Nivruti Rai, Intel India Country Head, recognised among five global business leaders in Leading Edge initiative
Nivruti Rai, Country Head, Intel India and VP-Intel Foundry Services, was among the five featured women under The Reykjavík Global Forum - Women Leaders' Leading Edge. The initiative was launched to
celebrate and amplify the work of women who are fostering economic growth and social change.
The five women were — Nivruti; Dr Aurélie Jean, PhD, US and France, CEO and Founder of In Silico Veritas; CAIO and Co-founder, DPEEX; Chebet Lesan, Kenya, Founder and CEO, BrightGreen Renewable Energy; Funkola Odeleye, Nigeria, Co-founder and CEO of DIYLaw Technologies, Ltd; and Eva Wong, Canada, Co-Founder and Chief Operating Officer, Borrowell.
Silvana Koch-Mehrin, Founder and President of Women Political Leaders (WPL), co-host of the Reykjavík Global Forum - Women Leaders, said, “These five impressive leaders have achieved tremendous success in their lives and careers. Their commitment to using their voices, platforms, and power to build successful businesses and contribute to the economy of their countries is outstanding."
She said, The Reykjavík Global Forum is an opportunity for leaders from all continents and all sectors to focus on solutions to advance society; and with creative, innovative women like these at the table, we can move forward faster towards more equitable workplaces, governments, economies, and communities.”
The five global business leaders showcased as part of the launch exemplify the power and potential of female leadership in shaping economies across different sectors and regions of the world.
Hanna Birna Kristjansdottir, Chair of the Board of the Reykjavík Global Forum. “The global GDP could increase by $28 trillion in 2025 if men and women participated in their economies equally. Particularly as we begin to envision our post-pandemic world and as we look to build forward equal, the full participation and leadership of women will be essential to a more sustainable recovery.”
The press note added that the five women business leaders featured by Leading Edge have had significant impacts on their countries’ economies, which have mixed records on gender equality, according to the Reykjavík Index for Leadership compiled by WPL and Kantar.
The Index measures the perceptions of women’s suitability for leadership in government and business. The note stated there was little improvement in the latest research in the way societies in the G7 view men and women’s suitability to lead.
Nivruti Rai, Country Head, Intel India and VP Intel Foundry Services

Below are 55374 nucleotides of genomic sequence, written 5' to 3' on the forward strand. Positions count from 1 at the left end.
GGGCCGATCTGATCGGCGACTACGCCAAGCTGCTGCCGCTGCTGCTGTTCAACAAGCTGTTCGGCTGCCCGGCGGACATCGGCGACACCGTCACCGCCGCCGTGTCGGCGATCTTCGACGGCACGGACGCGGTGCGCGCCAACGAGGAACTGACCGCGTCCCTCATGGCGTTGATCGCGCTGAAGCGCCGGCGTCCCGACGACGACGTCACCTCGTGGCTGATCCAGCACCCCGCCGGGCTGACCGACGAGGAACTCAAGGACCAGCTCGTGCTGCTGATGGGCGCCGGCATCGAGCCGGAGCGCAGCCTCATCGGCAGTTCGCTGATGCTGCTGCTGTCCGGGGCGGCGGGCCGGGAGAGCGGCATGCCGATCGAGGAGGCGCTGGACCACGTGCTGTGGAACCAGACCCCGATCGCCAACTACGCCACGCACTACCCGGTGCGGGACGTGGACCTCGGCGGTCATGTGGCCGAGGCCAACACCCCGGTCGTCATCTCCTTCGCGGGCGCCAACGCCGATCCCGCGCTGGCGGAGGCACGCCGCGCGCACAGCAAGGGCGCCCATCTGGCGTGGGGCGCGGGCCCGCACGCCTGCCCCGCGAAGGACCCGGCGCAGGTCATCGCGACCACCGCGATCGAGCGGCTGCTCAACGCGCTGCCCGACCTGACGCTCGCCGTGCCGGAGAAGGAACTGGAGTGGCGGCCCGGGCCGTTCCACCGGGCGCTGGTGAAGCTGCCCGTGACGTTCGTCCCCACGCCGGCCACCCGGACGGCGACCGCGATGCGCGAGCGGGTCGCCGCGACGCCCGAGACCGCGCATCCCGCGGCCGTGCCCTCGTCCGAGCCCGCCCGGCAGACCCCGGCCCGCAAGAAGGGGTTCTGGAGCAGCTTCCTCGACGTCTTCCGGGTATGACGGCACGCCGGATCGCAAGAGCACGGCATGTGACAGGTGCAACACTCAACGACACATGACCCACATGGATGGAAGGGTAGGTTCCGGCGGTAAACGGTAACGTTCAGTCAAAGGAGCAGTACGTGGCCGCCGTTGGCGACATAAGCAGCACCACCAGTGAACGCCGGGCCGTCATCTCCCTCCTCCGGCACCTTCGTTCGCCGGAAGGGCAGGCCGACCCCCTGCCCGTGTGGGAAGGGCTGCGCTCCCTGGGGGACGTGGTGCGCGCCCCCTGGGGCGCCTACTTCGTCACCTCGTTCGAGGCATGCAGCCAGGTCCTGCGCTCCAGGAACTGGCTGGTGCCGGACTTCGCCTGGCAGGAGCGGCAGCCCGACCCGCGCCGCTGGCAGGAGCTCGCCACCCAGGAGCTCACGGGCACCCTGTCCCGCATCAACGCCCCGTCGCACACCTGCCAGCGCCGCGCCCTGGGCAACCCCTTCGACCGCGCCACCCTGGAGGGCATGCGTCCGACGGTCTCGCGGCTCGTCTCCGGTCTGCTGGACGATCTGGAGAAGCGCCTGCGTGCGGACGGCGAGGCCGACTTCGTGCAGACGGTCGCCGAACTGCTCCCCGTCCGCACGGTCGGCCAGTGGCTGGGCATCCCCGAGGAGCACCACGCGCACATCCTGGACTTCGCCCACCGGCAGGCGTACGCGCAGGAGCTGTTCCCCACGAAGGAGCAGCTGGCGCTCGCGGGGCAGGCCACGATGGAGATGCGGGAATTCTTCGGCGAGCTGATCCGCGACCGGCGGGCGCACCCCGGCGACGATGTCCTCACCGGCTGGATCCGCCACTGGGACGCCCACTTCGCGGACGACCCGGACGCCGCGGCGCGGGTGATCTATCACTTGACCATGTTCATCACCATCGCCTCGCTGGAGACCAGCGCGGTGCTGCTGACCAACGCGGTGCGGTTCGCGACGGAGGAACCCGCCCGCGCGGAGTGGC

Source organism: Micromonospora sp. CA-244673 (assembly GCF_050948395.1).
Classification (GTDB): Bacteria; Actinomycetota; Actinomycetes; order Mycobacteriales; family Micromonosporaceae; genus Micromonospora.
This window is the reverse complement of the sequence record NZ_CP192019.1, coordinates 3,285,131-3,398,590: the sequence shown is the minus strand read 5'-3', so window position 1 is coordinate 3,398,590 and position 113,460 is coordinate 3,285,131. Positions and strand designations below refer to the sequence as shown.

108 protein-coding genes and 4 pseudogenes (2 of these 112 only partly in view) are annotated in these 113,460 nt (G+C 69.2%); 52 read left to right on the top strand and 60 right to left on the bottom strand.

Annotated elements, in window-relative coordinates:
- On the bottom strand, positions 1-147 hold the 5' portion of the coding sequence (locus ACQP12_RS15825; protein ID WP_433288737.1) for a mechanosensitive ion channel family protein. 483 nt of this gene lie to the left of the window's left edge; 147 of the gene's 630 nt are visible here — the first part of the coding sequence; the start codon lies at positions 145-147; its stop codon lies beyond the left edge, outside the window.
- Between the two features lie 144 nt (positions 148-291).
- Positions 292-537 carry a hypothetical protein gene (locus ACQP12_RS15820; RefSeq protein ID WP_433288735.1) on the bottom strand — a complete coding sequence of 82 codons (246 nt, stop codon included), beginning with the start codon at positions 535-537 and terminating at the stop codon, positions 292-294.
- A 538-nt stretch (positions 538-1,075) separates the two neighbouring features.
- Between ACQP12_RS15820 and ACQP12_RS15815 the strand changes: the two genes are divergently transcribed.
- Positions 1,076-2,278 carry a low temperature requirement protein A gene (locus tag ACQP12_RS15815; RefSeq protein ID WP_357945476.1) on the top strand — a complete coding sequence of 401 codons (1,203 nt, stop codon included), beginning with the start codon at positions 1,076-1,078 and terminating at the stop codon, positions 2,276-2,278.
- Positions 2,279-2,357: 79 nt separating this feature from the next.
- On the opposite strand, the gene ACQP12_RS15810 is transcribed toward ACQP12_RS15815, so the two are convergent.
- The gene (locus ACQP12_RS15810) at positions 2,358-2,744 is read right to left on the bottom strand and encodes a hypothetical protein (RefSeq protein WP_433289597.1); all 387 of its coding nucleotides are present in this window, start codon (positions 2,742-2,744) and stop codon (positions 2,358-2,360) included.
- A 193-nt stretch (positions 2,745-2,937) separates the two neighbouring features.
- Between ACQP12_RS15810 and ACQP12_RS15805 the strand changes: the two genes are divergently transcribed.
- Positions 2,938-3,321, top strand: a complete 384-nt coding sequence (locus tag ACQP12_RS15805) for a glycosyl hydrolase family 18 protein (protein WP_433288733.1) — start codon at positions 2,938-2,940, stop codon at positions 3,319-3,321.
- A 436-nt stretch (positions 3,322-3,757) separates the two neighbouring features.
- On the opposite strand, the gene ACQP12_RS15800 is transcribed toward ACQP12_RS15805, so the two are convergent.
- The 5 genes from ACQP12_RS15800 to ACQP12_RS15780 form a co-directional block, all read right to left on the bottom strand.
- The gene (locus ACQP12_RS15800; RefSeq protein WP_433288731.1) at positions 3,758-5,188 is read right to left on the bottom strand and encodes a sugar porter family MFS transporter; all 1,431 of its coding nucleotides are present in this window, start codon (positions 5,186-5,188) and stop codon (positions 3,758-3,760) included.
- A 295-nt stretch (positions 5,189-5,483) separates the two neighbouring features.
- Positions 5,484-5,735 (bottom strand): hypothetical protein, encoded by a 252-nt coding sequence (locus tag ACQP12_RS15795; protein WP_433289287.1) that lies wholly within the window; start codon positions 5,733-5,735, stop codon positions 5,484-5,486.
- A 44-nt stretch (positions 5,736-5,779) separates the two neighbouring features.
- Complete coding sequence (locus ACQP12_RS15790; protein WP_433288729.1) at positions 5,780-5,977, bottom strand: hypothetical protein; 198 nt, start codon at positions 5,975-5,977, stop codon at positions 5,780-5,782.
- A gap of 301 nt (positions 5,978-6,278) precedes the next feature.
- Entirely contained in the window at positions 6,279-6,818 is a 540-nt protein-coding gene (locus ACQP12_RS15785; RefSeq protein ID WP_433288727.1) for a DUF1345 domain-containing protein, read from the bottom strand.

Nivruti has been a strong advocate and champion of AI and ML. She has been using her position at one of the world’s leading technology companies to promote India’s digitalisation with the focus on creating “population scale” solutions with technology.
She said in the note it was a mistake that best prepared her for the future. Her team made a mistake on a product with significant revenue on the line. She encourages women leaders to lean into those moments and not be deterred by missteps or setbacks.
“It actually prepared me for the bigger and bigger battles. My success started from there and also taught me a lesson that there’s no problem that can’t be solved. It made me hungry; it made me ready; and it made me fearless," said Nivruti. She added, "if you don’t fit into the frame—especially for women—that people have in their minds, then you have to come and break that framework."
Dr Aurélie Jean, PhD, US and France, CEO and Founder, In Silico Veritas; CAIO and Co-Founder, DPEEX
Dr Aurélie Jean is a research scientist and an entrepreneur in computational sciences. Her consulting company — In Silico Veritas — builds algorithms and data strategies. Her AI deep-tech startup DPEEX on precision medicine helps increase the survival rate of women with breast cancer by detecting and localising the tumour up to two years before being visible on mammography.
She says: “We all have cognitive biases...We tend to transfer those biases to the things that we produce. Eventually, those become algorithm biases and that could lead to what we call technology discrimination.”
Chebet Lesan, Kenya, Founder and CEO, BrightGreen Renewable Energy
Chebet is an industrial designer, environment enthusiast, and advocate for technology that uplifts underserved communities, Her company, BrightGreen Energy manufactures economical fuel blocks that reduce deforestation and develop other women’s entrepreneurship.
She says: “Use what you have to do what you can. Most times, whatever you need to achieve something, you already have it in you and around you. Start where you are.”
Funkola Odeleye, Nigeria, Co-founder and CEO of DIYLaw Technologies, Ltd.
The note explained - Funkola has been passionate about developing the entrepreneurial ecosystem in Nigeria. Her company's automated legal services for small and medium enterprises, including the process for business registrations. It has already contributed to the creation of 125,000 jobs by helping entrepreneurs scale their companies and become competitive. Odeleye’s goal is to help reduce unemployment in Nigeria by 50 percent by 2030.
She says: “Most importantly, I am motivated by my tribe. Africans say that it takes a village to raise a child. I’ve been raised by an amazing village. I have a 4-year-old daughter and I don’t just want to be a nurturer and a carer for her. I want to be one of the first inspirations that she has.”
Eva Wong, Canada, Co-founder and Chief Operating Officer, Borrowell
Eva Wong aims to bust the myth that entrepreneurs are born. She co-founded the fintech firm Borrowell without technology or financial services experience and without having been part of a startup. In 2019, she and her co-founder, Andrew Graham, were EY’s Entrepreneur of the Year.
She says: “Do something that scares you a little. Resilience and confidence are muscles that you can build over time.”
Edited by Kanishk Singh